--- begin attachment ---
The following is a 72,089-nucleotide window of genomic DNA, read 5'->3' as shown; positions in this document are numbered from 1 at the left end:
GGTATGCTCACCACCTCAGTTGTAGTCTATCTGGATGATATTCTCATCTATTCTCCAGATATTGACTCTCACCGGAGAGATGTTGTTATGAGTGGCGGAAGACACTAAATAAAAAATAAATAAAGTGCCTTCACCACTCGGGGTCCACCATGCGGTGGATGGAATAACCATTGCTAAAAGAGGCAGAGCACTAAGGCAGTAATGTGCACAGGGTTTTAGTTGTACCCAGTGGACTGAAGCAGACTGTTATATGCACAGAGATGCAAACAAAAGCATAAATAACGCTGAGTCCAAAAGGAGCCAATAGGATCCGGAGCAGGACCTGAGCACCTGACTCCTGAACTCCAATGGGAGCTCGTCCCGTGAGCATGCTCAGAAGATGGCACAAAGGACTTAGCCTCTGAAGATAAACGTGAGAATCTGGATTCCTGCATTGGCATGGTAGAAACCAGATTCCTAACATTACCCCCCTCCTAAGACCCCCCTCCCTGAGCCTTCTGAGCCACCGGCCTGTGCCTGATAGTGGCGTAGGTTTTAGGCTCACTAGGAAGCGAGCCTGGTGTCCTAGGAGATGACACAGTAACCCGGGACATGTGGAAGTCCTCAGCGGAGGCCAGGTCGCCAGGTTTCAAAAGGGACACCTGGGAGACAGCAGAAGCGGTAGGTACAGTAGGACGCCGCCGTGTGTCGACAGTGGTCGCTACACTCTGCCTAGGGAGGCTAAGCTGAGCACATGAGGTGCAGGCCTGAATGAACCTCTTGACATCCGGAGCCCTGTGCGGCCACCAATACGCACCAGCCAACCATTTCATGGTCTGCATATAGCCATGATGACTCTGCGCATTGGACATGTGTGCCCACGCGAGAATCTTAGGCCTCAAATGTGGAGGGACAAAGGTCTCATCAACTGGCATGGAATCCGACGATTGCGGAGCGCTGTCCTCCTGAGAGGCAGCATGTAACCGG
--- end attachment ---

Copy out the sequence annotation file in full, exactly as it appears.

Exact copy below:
The following is a 72,089-nucleotide window of genomic DNA, read 5'->3' as shown; positions in this document are numbered from 1 at the left end:
GGTATGCTCACCACCTCAGTTGTAGTCTATCTGGATGATATTCTCATCTATTCTCCAGATATTGACTCTCACCGGAGAGATGTTGTTATGAGTGGCGGAAGACACTAAATAAAAAATAAATAAAGTGCCTTCACCACTCGGGGTCCACCATGCGGTGGATGGAATAACCATTGCTAAAAGAGGCAGAGCACTAAGGCAGTAATGTGCACAGGGTTTTAGTTGTACCCAGTGGACTGAAGCAGACTGTTATATGCACAGAGATGCAAACAAAAGCATAAATAACGCTGAGTCCAAAAGGAGCCAATAGGATCCGGAGCAGGACCTGAGCACCTGACTCCTGAACTCCAATGGGAGCTCGTCCCGTGAGCATGCTCAGAAGATGGCACAAAGGACTTAGCCTCTGAAGATAAACGTGAGAATCTGGATTCCTGCATTGGCATGGTAGAAACCAGATTCCTAACATTACCCCCCTCCTAAGACCCCCCTCCCTGAGCCTTCTGAGCCACCGGCCTGTGCCTGATAGTGGCGTAGGTTTTAGGCTCACTAGGAAGCGAGCCTGGTGTCCTAGGAGATGACACAGTAACCCGGGACATGTGGAAGTCCTCAGCGGAGGCCAGGTCGCCAGGTTTCAAAAGGGACACCTGGGAGACAGCAGAAGCGGTAGGTACAGTAGGACGCCGCCGTGTGTCGACAGTGGTCGCTACACTCTGCCTAGGGAGGCTAAGCTGAGCACATGAGGTGCAGGCCTGAATGAACCTCTTGACATCCGGAGCCCTGTGCGGCCACCAATACGCACCAGCCAACCATTTCATGGTCTGCATATAGCCATGATGACTCTGCGCATTGGACATGTGTGCCCACGCGAGAATCTTAGGCCTCAAATGTGGAGGGACAAAGGTCTCATCAACTGGCATGGAATCCGACGATTGCGGAGCGCTGTCCTCCTGAGAGGCAGCATGTAACCGG